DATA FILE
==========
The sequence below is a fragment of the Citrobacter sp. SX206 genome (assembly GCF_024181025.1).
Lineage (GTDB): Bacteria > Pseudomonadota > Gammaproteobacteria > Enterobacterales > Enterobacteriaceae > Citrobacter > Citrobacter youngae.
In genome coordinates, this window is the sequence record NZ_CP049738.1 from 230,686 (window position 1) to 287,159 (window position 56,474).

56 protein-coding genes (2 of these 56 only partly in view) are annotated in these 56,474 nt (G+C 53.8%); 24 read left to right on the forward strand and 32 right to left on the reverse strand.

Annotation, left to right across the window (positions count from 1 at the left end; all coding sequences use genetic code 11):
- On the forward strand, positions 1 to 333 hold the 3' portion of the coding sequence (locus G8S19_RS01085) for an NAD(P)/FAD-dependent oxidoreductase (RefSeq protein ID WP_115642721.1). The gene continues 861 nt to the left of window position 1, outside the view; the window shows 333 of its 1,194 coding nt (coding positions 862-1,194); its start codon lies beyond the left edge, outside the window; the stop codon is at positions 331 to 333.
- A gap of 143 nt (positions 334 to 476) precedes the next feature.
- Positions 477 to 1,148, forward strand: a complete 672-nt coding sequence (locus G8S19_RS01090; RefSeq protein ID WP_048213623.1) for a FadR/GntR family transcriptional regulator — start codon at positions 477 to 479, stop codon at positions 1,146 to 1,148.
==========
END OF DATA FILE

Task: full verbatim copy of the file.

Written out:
The sequence below is a fragment of the Citrobacter sp. SX206 genome (assembly GCF_024181025.1).
Lineage (GTDB): Bacteria > Pseudomonadota > Gammaproteobacteria > Enterobacterales > Enterobacteriaceae > Citrobacter > Citrobacter youngae.
In genome coordinates, this window is the sequence record NZ_CP049738.1 from 230,686 (window position 1) to 287,159 (window position 56,474).

56 protein-coding genes (2 of these 56 only partly in view) are annotated in these 56,474 nt (G+C 53.8%); 24 read left to right on the forward strand and 32 right to left on the reverse strand.

Annotation, left to right across the window (positions count from 1 at the left end; all coding sequences use genetic code 11):
- On the forward strand, positions 1 to 333 hold the 3' portion of the coding sequence (locus G8S19_RS01085) for an NAD(P)/FAD-dependent oxidoreductase (RefSeq protein ID WP_115642721.1). The gene continues 861 nt to the left of window position 1, outside the view; the window shows 333 of its 1,194 coding nt (coding positions 862-1,194); its start codon lies beyond the left edge, outside the window; the stop codon is at positions 331 to 333.
- A gap of 143 nt (positions 334 to 476) precedes the next feature.
- Positions 477 to 1,148, forward strand: a complete 672-nt coding sequence (locus G8S19_RS01090; RefSeq protein ID WP_048213623.1) for a FadR/GntR family transcriptional regulator — start codon at positions 477 to 479, stop codon at positions 1,146 to 1,148.